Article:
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How Personalized, Competency-Based Learning and Whole Child Approaches are Aligned

Article
November 1, 2022

By: Kevin Harrison

According to Ohio’s Whole Child Framework, a whole child approach is one that ensures “all students are challenged, healthy, engaged, safe and supported, so that our children and youth can thrive in the classroom and become self-sustaining, contributing adults.”

The tenants of Ohio's Whole Child Framework, with bands of community partnerships in yellow and family highlighted in maroon and used in the center around the whole child star to indicate its importance.
Ohio Department of Education's Whole Child Framework

If a student does not feel safe and/or does not have proper nutrition, they will have a more challenging experience in the classroom. Our work to help states, districts and schools implement personalized, competency-based learning benefits from a whole child approach to meeting student needs. For example, a student who has health challenges could be distracted and effected by those challenges in the classroom, whether it’s chronic absenteeism due to health and/or transportation, behavioral health or environmental factors. If districts are strategic about implementing whole child supports in collaboration with their efforts to implement personalized, competency-based learning, it sets up students, educators and families for a higher degree of success.

In a personalized, competency-based learning environment,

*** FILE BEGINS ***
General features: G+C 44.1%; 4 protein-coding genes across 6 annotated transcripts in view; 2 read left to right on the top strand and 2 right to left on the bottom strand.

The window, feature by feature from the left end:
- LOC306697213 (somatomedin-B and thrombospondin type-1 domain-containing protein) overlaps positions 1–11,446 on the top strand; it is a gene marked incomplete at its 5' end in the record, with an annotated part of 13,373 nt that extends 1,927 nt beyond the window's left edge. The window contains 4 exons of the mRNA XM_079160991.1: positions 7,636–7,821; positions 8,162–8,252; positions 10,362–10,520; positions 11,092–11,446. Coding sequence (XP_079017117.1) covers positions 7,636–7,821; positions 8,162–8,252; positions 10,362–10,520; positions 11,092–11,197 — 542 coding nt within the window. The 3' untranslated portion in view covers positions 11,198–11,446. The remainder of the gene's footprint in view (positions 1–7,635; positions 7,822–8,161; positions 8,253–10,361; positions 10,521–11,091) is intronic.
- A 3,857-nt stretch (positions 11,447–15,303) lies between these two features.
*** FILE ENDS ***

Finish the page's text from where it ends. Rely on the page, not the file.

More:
1. Students daily make important decisions about their learning experiences, how they will create and apply knowledge and how they will demonstrate their learning
  2. Assessment is a meaningful, positive and empowering learning experience for students that yields timely, relevant and actionable evidence
  3. Students receive timely, differentiated support based on their individual learning needs
  4. Students progress based on evidence of mastery or competency, not seat time
  5. Students learn actively using different pathways and varied pacing
  6. Strategies to ensure equity are embedded in the culture, structure and pedagogy of schools and education systems
  7. Rigorous, common expectations for learning are explicit, transparent, measurable and transferable

There are tenets in the Ohio Whole Child Framework that align with what personalized, competency-based learning aims to do:

  • When students make decisions about their learning and how they will apply what they’ve learned, this is an example of student-centered learning and connected, active learning
  • Assessment that is meaningful, relevant and timely is using data in a way that recognizes the needs of the whole child
  • When students progress not because of how long they’ve been in class but because they have demonstrated mastery, this brings a whole child focus to student progress
  • Different pathways and varied pacing ensure a personalized learning approach
  • Expectations for learning that are explicit, transparent, measurable and transferable contribute to a student’s ability to self-direct and monitor their progress

Together, personalized, competency-based learning and whole child approaches can create equitable conditions for students who will become civic leaders.

THE AUTHOR

Kevin Harrison
Senior Manager of Advocacy

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